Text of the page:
CHILD LABOR: A Little Sakada’s Struggle for Education

The heat of April midday sun was beyond smothering. In the middle of a five-hectare sugarcane plantation in Sipalay City, Negros Occidental, Raymund Molato huriedly walked as he hugged three six-feet long sugarcane stalks. He then patiently stacked each of the stalks which were as big as his arms.

Sweat trickled down Raymund’s palid face.  He was crawling atop the pile of canes when he suddenly shouted. “Nanay!” Followed by a shriek of paint. His mother, father, and two other siblings ran to his direction.

Little sakada, Raymund Molato, works 6 hrs a day for Php 35 to save up for his school supplies.

Clad in a torn, grimy, sleeveless shirt, Raymund was silently crying in pain. His frail left foot was stuck in between the piled stalks. After pulling out his foot, Alejandra, his mother, gently massaged his ankles. Looking surprisingly embarrassed, she told us, “Hindi pa kasi sanay Sir.” (He is not yet used to this Sir.)

Raymund is just six years old. His other sister, Regine, is seven. His older brother, Rolly, is nine.

Together with his parents and three other siblings, Raymund has to work to save up for his much needed school supplies for the opening of classes in June. For 35 pesos for a six-hour work on field , he toils his tender body every day during summer vacation. Raymund belongs to the fourth generation of sugarcane plantation workers—sakada as they are locally referred to— both in his mother’s and father’s lineage.

According to the 2011 Survey on Children of the National Statistics Office and the International Labor Organization,  more than five million Filipino children aged 5 to 17 years old were already working. Of this number, an estimated three million children were working in (1) hazardous work environment, and (2) were working for long hours.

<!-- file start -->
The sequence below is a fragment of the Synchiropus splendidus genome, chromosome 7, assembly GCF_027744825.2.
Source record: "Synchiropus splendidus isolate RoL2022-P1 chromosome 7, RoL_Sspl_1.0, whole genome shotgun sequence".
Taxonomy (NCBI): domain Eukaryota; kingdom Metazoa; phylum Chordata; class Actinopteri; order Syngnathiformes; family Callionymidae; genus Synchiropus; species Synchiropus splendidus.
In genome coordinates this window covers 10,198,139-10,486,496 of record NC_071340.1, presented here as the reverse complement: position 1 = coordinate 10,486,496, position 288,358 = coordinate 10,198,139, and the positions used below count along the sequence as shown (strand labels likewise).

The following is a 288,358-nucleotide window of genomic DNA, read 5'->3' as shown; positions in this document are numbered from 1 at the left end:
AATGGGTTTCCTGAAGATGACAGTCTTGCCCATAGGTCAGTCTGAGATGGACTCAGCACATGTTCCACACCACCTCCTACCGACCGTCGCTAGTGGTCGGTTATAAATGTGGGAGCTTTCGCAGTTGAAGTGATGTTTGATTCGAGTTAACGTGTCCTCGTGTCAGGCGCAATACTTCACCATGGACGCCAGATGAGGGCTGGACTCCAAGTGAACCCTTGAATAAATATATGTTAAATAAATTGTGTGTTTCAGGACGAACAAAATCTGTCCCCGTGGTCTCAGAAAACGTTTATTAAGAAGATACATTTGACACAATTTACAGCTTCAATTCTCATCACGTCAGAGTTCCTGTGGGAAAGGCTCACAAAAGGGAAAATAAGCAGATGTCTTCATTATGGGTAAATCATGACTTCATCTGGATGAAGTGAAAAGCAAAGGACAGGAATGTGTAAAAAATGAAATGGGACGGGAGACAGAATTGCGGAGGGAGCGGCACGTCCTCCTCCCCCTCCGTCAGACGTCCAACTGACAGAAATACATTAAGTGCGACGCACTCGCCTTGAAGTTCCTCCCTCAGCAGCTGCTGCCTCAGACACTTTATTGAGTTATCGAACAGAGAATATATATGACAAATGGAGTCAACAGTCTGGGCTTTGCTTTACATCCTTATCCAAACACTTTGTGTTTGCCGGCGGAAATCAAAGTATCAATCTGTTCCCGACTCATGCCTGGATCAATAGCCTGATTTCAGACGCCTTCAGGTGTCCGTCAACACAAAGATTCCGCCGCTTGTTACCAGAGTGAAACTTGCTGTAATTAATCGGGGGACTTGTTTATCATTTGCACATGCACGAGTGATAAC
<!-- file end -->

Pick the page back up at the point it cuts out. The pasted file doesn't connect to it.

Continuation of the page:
The situation of Raymond and his siblings is a grim reality to these statistics.

survey on children screen grab
Screen grab from the Survey on Children report on
Molato Family. Alejandra and her husband, Roberto, have nine children. Seven of them were working in sugarcane plantations.
Molato Family. Alejandra and her husband, Roberto, have nine children. Seven of them are working in sugarcane plantations. (Their eldest son is not in this photo)

“Hindi man kami kakaon, kun hindi kami tanan mamugon.” (We can’t have food on our table if we won’t all work for it.) I could sense desperation in Alejandra’s voice as she told us their situation. She has nine children. Eating three times a day is an a elusive  luxury for her family. They usually skip lunch for an early supper at 6 PM.

Alejandra said that just like Raymund, she was working in sugarcane plantations as early as six years old. “Grade Six lang Sir akon gintapusan.” (I stopped going to school at Sixth Grade).  

The Survey on Children also found out that seven in ten children in hazardous labor were at the same time attending school. And the number of children in hazardous labor who were attending school was higher among children 5 to 9 years old than among children 15 to 17 years old.